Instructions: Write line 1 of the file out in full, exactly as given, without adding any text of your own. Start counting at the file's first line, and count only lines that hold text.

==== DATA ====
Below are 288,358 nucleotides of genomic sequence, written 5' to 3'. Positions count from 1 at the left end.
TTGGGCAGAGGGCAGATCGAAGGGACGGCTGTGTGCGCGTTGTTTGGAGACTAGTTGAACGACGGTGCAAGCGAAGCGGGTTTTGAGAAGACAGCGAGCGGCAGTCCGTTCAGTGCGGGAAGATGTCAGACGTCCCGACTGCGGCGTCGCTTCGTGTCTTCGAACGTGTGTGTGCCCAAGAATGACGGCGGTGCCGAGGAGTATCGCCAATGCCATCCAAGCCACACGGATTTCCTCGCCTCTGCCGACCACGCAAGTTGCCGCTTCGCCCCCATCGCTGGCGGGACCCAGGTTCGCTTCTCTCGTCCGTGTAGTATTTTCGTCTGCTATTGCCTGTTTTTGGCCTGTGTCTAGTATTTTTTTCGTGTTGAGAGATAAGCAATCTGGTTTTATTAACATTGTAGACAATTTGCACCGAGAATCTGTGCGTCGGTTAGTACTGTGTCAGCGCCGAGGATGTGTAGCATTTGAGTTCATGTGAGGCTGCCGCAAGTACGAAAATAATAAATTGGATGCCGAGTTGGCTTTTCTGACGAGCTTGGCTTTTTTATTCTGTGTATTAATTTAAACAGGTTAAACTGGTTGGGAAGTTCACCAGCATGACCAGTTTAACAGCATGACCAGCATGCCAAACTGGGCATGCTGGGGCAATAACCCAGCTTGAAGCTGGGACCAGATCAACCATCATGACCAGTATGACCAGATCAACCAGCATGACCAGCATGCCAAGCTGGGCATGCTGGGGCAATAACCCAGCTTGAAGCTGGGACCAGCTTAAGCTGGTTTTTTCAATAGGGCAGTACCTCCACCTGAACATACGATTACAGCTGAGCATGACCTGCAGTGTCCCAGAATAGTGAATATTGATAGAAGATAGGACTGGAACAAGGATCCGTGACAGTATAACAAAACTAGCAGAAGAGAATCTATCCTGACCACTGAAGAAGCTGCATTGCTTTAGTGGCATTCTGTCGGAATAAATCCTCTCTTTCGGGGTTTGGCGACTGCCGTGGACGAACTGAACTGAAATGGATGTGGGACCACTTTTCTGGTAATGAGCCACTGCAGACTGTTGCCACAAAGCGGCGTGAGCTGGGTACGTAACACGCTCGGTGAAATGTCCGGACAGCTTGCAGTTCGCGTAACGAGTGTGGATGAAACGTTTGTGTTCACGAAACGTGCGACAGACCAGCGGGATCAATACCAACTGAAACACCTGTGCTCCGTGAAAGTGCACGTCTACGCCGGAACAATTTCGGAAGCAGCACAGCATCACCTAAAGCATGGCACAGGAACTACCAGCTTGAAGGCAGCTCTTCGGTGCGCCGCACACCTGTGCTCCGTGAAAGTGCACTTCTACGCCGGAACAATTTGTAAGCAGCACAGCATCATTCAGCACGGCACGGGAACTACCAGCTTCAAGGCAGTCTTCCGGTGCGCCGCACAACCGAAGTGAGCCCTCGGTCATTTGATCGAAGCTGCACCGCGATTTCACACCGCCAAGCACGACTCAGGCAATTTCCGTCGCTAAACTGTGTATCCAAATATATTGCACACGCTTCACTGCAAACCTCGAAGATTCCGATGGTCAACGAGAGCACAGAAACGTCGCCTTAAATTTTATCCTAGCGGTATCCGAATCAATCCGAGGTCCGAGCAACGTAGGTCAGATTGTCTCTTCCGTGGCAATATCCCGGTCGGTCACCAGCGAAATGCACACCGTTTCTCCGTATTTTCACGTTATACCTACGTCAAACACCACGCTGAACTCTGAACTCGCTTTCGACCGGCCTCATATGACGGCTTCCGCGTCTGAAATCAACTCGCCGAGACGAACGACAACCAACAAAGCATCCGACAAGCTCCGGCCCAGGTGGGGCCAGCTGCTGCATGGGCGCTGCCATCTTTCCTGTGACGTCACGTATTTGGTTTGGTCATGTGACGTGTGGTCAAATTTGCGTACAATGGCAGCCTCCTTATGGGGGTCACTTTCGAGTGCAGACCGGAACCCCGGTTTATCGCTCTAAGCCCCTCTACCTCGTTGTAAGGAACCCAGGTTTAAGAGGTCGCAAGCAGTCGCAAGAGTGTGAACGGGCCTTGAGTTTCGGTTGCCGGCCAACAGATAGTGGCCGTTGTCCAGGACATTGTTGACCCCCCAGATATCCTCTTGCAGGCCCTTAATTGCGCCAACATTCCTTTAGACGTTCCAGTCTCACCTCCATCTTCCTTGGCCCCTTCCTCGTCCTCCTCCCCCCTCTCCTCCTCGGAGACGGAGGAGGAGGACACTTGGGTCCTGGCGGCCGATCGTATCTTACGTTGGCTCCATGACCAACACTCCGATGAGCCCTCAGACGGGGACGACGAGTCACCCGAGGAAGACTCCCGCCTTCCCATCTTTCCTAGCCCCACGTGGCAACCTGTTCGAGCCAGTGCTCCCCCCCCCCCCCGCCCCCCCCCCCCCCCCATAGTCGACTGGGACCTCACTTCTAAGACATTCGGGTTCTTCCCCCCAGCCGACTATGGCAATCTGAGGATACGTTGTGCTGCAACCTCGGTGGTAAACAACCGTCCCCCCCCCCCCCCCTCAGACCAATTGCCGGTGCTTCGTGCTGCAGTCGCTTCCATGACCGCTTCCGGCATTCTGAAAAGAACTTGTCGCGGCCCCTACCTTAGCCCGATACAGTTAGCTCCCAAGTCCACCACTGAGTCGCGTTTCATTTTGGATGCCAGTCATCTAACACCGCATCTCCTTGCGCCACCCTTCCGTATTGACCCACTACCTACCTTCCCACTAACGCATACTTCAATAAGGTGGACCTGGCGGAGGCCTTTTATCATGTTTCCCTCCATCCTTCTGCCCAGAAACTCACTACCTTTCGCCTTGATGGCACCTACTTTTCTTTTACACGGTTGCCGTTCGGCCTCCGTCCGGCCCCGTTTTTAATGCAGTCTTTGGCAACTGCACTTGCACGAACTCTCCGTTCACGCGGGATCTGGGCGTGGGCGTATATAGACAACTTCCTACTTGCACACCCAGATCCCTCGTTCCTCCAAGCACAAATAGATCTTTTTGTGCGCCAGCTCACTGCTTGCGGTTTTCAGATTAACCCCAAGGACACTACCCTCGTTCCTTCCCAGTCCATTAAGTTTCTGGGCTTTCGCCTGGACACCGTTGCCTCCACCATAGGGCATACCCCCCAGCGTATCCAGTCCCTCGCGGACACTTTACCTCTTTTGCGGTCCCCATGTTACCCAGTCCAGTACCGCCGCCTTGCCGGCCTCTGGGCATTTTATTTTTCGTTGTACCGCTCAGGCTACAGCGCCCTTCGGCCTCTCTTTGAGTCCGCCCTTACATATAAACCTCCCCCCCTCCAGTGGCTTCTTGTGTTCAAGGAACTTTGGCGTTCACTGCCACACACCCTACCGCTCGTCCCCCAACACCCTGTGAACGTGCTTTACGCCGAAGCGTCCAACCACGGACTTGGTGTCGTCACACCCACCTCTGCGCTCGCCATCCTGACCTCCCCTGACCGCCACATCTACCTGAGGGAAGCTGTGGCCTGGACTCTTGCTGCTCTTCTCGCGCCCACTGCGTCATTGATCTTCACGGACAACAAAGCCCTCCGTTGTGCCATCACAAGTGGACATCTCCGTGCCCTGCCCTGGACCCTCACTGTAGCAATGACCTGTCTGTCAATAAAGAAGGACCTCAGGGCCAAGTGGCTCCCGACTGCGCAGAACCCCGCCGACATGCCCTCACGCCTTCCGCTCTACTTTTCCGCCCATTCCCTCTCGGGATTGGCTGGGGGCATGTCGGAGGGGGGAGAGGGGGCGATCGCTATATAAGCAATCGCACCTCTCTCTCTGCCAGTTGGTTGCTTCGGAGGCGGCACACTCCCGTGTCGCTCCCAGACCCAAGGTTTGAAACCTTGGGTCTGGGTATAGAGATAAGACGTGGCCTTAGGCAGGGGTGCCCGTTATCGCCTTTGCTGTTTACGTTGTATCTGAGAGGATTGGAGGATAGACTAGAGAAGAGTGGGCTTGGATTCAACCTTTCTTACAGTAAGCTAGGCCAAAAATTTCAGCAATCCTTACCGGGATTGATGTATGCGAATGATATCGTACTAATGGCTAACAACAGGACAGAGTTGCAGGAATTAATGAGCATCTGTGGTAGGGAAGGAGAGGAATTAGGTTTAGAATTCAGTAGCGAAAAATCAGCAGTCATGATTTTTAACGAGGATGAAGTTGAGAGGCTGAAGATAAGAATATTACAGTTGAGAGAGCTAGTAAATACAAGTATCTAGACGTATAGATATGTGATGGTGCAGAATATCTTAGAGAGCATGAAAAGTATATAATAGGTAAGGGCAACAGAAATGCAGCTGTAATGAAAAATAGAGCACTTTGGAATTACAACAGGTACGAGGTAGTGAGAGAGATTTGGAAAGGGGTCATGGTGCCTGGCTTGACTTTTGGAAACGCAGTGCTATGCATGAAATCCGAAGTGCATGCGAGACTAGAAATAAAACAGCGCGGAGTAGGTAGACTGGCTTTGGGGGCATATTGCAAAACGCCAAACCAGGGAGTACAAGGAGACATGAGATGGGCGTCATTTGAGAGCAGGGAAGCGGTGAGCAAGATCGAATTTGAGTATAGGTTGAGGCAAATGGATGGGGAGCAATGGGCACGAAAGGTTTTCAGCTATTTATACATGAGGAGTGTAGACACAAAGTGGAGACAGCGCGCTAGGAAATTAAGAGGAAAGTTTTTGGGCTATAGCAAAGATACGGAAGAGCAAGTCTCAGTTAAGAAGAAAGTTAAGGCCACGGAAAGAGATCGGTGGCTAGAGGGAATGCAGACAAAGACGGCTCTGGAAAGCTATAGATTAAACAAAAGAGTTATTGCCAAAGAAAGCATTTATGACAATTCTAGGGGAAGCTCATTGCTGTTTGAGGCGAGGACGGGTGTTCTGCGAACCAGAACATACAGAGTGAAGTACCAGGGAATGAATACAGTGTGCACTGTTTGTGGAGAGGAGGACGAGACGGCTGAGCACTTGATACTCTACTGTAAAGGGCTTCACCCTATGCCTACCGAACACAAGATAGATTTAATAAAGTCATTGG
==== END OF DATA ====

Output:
Below are 288,358 nucleotides of genomic sequence, written 5' to 3'. Positions count from 1 at the left end.